Native Hill, the native plant garden at Foothill College, is maintained entirely by volunteers.
What can a home gardener do to help the environment? There are things you can do in your own garden: plant locally native plants, conserve water and energy, eliminate synthetic chemicals, and create habitat for wildlife. But environmentally friendly gardening is much too important (and fun!) to be limited to your garden alone. How can you spread the message of sustainable and earth-nurturing gardening to the wider community?
Ten years ago, I took a guided tour of a small garden called Native Hill at Foothill College. It comprised a large collection of native plants, many suitable for the home garden, maintained by volunteers. It was my first introduction to plants adapted to our climate and soil, that provided food and shelter to birds and wildlife naturally: it seemed like a novel idea at the time! I returned to Native Hill again and again to observe and to help me choose plants for my own garden.
Demonstration gardens such as Native Hill play a critical role in educating us all about landscaping alternatives. Wouldn't it be wonderful to have native plant demonstration gardens in every neighborhood? You, the environmentally aware gardener, can help bring this about by joining, supporting, even initiating such projects. Here are some ideas.
Parks: Does your local park contain a native plant garden? If so, join the volunteer team that maintains it. Some examples from the South Bay: Ulistac Natural Area's Butterfly Garden (Santa Clara), Lake Cunningham Park's Native Garden, Overfelt Gardens' California Wild Garden, and Guadalupe River Park and Gardens (San Jose).
Libraries: Visit the Woodside Library to see a stellar example of a native plant garden that is beautifully designed and maintained by volunteers from the local garden club. Can you picture something similar at your local library? Use your gardening knowledge and environmental credentials to help get something like this going at your library.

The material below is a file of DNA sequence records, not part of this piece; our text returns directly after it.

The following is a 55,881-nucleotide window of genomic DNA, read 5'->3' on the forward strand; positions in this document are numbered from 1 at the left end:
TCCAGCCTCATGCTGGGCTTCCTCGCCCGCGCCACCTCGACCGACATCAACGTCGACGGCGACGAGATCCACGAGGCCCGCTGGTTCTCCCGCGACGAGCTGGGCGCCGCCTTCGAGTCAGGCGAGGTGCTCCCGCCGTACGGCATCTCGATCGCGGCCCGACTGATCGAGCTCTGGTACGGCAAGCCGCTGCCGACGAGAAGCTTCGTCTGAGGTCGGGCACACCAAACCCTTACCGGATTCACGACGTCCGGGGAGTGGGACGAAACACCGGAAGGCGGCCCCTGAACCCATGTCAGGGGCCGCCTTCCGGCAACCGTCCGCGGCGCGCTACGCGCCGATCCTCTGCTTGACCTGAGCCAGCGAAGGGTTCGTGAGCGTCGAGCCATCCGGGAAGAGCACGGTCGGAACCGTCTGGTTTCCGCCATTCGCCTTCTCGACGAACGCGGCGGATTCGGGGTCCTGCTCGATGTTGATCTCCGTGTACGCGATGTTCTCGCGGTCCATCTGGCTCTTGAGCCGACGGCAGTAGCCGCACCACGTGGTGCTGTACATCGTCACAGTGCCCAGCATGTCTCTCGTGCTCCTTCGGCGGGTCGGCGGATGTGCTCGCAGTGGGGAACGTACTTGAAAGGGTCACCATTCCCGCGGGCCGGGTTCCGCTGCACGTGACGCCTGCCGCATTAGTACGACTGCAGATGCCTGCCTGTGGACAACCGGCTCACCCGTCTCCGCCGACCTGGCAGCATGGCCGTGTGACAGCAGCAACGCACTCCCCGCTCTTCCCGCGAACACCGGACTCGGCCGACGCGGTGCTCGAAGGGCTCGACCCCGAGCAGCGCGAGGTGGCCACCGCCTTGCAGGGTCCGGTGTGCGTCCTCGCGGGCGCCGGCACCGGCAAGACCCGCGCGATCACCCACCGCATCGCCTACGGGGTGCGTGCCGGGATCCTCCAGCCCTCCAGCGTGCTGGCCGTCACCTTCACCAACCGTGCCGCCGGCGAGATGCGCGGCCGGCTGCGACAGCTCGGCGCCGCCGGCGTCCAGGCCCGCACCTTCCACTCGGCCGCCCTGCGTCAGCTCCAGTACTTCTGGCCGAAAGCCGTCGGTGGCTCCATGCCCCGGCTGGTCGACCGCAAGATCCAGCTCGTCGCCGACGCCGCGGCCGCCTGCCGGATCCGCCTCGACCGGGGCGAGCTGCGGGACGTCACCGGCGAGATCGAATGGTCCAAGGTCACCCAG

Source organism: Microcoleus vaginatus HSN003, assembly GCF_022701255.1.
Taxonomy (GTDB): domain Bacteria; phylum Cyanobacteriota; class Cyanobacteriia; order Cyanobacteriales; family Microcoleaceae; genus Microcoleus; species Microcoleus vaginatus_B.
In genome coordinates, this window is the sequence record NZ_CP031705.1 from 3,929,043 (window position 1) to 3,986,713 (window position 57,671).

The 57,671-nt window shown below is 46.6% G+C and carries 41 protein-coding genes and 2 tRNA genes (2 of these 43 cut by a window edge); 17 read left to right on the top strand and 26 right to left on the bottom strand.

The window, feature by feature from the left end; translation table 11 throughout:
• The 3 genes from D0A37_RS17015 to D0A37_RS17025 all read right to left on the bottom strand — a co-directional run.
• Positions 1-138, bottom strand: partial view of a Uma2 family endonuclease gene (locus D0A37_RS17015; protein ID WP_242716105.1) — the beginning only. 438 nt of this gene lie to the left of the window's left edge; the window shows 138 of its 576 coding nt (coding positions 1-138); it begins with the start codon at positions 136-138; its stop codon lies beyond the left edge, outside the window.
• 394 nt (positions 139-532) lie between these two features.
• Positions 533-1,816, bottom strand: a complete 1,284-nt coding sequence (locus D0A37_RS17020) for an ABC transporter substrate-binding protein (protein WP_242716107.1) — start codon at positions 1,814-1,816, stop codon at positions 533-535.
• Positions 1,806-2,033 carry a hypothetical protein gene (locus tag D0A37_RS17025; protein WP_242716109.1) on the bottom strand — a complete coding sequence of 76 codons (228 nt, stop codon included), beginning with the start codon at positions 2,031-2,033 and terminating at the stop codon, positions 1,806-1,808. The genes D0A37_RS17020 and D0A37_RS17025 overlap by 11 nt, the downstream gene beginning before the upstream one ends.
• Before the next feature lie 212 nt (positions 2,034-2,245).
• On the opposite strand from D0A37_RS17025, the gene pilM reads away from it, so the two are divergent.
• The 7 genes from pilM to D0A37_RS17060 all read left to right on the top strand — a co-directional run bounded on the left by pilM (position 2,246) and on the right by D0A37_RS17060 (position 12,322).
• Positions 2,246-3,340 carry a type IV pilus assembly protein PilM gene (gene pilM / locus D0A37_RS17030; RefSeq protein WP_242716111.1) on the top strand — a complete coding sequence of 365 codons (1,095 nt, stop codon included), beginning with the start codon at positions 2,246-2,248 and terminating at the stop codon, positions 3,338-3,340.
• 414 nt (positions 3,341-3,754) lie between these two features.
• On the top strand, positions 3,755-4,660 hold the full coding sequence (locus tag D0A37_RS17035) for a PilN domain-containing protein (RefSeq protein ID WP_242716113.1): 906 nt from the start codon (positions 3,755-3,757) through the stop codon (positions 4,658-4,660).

Schools: Schools make excellent sites for native plant gardens. The Seven Trees School in San Jose, Oak School in Los Altos, and Hacienda School in San Jose are examples of existing school gardens where you can volunteer. If there isn't such a garden at your child's school, consider starting one! At the next PTA meeting, ask if the school would consider a native plant garden, and see what you can do to help.
Landscaping: Volunteers maintain the native plant landscaping at the offices of the Wildlife Center (San Jose), Youth Science Institute (Alum Rock Park), Audubon Society (Cupertino), Peninsula Conservation Center (Palo Alto), and Morgan Hill City Hall. Volunteer your time with one of these native landscapes.
If there isn't a native plant project in your neighborhood, think about how to initiate one. It can be something as simple as a small bed by the entrance to a public facility. Budgets everywhere are stretched thin, and authorities welcome volunteers who can help with beautification and maintenance. If you do a good job, you may inspire other volunteers from the neighborhood to join you.
The Lake Cunningham Native Garden got started in 2002 with a small patch of land and some wildflower seeds. Today it has grown to over an acre and attracts several hundred student volunteers, not to mention a variety of wildlife.
Native Garden Tour: The Going Native Garden Tour showcases gardens in which native plants are prominent. Volunteer docents give free guided tours and answer questions on tour day. The time commitment is just five hours, once a year, and you can help educate hundreds of visitors about the value of native plants to the environment.
Public Talks: The California Native Plant Society presents talks on various aspects of native plant gardening at public libraries. Would you like to see such programming at your local library? Contact me to find out how to make this happen.
What special skill do you need for these volunteer projects? Your interest in native plants and the environment, combined with a desire to make a difference. If you've discovered something helpful and meaningful in this column, help spread the message. Get involved!
Sierra Club life member and California Native Plant Society director Arvind Kumar grows native plants in his Evergreen garden. Reach him at email@example.com.